At the end of Part 1 of the tutorial for building a farmhouse bench, we had completed the building of the base. (In case you missed Part 1, click HERE to read it.) This is where we left off – with a completed bench base.
Now is the time to paint the base. I used spray paint on mine, which you can read about HERE. There’s no need to paint the frame for the seat because it will be completely covered with fabric.
Let’s construct the seat frame, upholster it and attach it to the bench. Before you start, make sure to read the helpful tips that I included in Part 1 of the tutorial!
SUPPLIES NEEDED TO BUILD AND UPHOLSTER ONE SEAT FRAME:
1 – 2″ x 2″ board, at least 8′ long.
1 piece of ¾” thick plywood
2½” – 3″ wood screws
Circular Saw or Jigsaw
Drill and Drill Bits
Screwdriver (if not using a drill)
1 – 36″ long x 9″ wide x 2″ thick Piece of Foam Rubber
1 yard of Batting that is at least 48″ wide (a little wider would be easier to work with).
1 yard of Fabric that is at least 48″ wide (a little wider would be easier to work with).
Staple Gun and Staples
STEP 1: Assemble the seat frame.
Cut: 2 – 7″ long, and 2, 36″ long 2″ x 2″ pieces of wood.
Cut: 1- piece of plywood that measures 36″ long x 9″ wide
Attach the 2″ x 2″ pieces of wood together with wood glue and screws to create a rectangle as seen in the bottom of the below photo. Attach the plywood piece to the top of the rectangular frame. This will become the seat, once it has been upholstered.
Let me stop right here for a moment. By the time that the wood frame, plywood and foam rubber are joined together and upholstered, the seat will be 4″ thick. Why did I create such a thick seat? Well…it’s for one reason only – I didn’t want a too thin looking seat. If you don’t want a seat as thick as mine, just be sure to adjust the size of the wood for the frame and/or the thickness of the foam rubber accordingly.
STEP 3: Join the foam rubber and wood seat frame.
Adhere the piece of foam to the seat frame with spray adhesive and allow to dry.
TIP: Use an electric knife to cut the foam to the size that you need.
Here’s a look at what the underneath side of the seat frame looks like, with the foam attached.
STEP 4: Upholster the seat.
Place the fabric on your work surface, right side down. Place the batting on top of the fabric. Make sure that both pieces are completely smoothed out. Lay the seat frame, upside down, on top of the batting. Make sure that you line the frame up with the pattern in your fabric, if you have one. In my case, I was using buffalo check fabric, so I wanted to be sure that the fabric wasn’t crooked.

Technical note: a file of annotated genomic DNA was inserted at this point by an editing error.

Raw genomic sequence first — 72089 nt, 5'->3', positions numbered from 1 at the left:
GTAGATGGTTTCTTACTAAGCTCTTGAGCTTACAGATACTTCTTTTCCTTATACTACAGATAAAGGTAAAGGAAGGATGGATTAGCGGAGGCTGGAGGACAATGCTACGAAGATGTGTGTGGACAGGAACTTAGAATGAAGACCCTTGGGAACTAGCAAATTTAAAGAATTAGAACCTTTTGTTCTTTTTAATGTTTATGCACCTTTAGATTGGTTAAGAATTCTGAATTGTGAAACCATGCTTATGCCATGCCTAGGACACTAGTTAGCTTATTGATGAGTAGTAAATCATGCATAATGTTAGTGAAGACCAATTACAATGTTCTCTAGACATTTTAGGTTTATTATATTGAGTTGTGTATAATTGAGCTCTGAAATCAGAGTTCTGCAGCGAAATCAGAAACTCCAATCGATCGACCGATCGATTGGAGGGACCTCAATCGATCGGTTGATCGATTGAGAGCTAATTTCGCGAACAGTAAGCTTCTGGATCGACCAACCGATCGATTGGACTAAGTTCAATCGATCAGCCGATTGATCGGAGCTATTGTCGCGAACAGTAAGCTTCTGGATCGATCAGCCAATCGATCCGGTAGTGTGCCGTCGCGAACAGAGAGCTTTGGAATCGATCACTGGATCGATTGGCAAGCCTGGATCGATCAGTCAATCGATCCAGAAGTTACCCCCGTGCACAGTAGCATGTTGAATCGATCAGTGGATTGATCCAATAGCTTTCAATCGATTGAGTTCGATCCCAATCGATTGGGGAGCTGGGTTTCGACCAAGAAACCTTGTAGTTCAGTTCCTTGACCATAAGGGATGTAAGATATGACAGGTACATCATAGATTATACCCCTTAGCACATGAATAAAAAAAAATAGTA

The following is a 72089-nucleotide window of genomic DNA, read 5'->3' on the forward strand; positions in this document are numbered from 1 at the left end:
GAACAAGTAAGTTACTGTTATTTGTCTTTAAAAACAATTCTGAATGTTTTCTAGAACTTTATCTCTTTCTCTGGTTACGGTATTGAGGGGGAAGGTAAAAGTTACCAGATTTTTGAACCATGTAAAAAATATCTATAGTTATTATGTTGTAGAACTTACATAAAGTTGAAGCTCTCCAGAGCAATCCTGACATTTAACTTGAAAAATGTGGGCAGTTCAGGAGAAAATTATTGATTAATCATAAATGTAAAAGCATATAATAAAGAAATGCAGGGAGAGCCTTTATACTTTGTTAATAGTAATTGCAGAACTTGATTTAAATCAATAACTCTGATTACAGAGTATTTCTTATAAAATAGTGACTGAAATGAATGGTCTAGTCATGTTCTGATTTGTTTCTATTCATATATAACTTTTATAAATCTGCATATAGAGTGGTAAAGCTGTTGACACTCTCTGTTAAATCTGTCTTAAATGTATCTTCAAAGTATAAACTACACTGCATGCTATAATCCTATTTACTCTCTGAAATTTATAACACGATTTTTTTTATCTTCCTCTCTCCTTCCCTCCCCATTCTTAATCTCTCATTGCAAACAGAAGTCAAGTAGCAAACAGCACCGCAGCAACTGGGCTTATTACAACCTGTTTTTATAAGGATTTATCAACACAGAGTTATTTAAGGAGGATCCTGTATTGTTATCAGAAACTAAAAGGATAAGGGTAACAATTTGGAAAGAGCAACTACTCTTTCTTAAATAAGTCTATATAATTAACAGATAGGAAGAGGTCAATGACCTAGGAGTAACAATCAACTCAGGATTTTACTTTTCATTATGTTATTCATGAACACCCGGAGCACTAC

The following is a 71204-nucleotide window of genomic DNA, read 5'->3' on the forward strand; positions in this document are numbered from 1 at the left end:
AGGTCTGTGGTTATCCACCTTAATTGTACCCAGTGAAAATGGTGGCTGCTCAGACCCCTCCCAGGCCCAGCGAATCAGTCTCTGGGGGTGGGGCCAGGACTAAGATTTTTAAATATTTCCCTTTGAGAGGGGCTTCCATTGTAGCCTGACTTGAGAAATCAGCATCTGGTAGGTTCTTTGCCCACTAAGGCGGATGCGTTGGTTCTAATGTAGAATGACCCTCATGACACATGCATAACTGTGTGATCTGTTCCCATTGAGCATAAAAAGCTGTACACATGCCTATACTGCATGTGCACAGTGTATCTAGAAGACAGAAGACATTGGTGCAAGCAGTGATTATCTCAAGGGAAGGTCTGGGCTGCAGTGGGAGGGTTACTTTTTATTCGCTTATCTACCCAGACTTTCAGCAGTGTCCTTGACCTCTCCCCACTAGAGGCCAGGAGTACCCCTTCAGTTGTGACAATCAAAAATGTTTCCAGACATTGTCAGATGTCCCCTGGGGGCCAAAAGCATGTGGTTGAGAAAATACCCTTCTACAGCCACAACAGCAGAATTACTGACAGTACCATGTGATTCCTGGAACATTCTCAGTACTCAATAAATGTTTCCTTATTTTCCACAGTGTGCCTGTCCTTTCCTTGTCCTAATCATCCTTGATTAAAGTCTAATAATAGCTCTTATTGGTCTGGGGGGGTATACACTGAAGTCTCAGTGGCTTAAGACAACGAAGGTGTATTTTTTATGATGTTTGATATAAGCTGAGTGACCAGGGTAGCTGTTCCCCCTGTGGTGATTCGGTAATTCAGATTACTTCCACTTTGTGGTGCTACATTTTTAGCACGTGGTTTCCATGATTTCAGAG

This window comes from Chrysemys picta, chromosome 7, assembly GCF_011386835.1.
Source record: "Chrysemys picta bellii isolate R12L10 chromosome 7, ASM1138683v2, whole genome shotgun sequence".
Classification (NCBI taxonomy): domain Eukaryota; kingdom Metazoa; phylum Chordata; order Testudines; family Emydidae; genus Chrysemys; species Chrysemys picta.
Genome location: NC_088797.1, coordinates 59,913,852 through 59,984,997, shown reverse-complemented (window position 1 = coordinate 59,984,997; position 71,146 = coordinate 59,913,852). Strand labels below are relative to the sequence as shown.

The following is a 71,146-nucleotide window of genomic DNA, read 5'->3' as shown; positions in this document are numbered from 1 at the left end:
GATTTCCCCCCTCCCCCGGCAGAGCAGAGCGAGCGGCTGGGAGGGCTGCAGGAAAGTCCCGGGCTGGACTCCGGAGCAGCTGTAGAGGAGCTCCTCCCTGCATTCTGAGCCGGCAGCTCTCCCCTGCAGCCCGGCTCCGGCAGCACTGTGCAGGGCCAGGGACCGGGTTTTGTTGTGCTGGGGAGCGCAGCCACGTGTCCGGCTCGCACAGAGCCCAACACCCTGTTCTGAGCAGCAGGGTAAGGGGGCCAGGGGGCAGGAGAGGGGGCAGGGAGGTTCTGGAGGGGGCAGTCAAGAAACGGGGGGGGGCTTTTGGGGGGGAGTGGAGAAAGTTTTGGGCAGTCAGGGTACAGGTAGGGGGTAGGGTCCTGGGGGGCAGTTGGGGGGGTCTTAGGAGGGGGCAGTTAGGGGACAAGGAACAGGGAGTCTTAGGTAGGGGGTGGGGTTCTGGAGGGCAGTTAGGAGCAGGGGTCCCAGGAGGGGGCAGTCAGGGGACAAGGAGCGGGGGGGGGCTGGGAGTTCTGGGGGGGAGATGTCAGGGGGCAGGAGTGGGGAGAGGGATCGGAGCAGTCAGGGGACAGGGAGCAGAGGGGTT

The fabric and batting will be attached with staples. Place your first staple in the middle of one of the long sides. Pull the fabric and batting taut, but not too tight, and place another staple on the opposite side. Then, working your way out from the center, place a staple every 3″ or so. Continue to alternate stapling from one side to the other.
TIPS: Make sure that the fabric pattern is lined up with the edges before attaching.
Alternating staples from one side to other helps to keep prevent your fabric from becoming skewed as you pull on it and keeps it taut.
Continue pulling the fabric taut from side to side and from the center to the end as you staple.
Look at the right side of the seat every once in a while to make sure nothing looks wrinkled or puckered. Don’t fret if you have to remove a staple and redo it!
When both sides have been stapled, it’s time to work on each end.
To begin, pull the end of the fabric up and attach it with a few staples, using the same process that you used with the sides.
Pull back the fabric at each corner, pull the batting to a point and cut it at an upward angle. This will reduce the amount of bulk that will be created when folding the ends. Be careful not to cut the fabric!
I recommend folding the fabric and batting as if you are wrapping a present. I usually have to work with the corners a bit to get everything nice and smooth. Secure with staples as you go. It gets easier once you’ve done your first corner!
STEP 5: Finishing touches.
Now that both sides and both ends have been attached, come back and add more staples. Be sure to pull the fabric taut as you go and continue to check the top side for puckers. When all of the extra staples have been added, trim the excess fabric and batting away. Here’s the finished bottom side of the seat.
TIP: To give the ends a more polished look, hold a steam iron against the folds for a few seconds to flatten them, if your fabric will allow steam and heat to be used.
STEP 6: Attach the upholstered seat to the base.
I don’t have a photo of this step, but simply lay the upholstered seat upside down and place the bench base on top of it. Make sure all sides are lined up and screw through the underneath of the 2″ x 2″ frame up into the seat.
And wow – you’re finished and ready to enjoy your bench!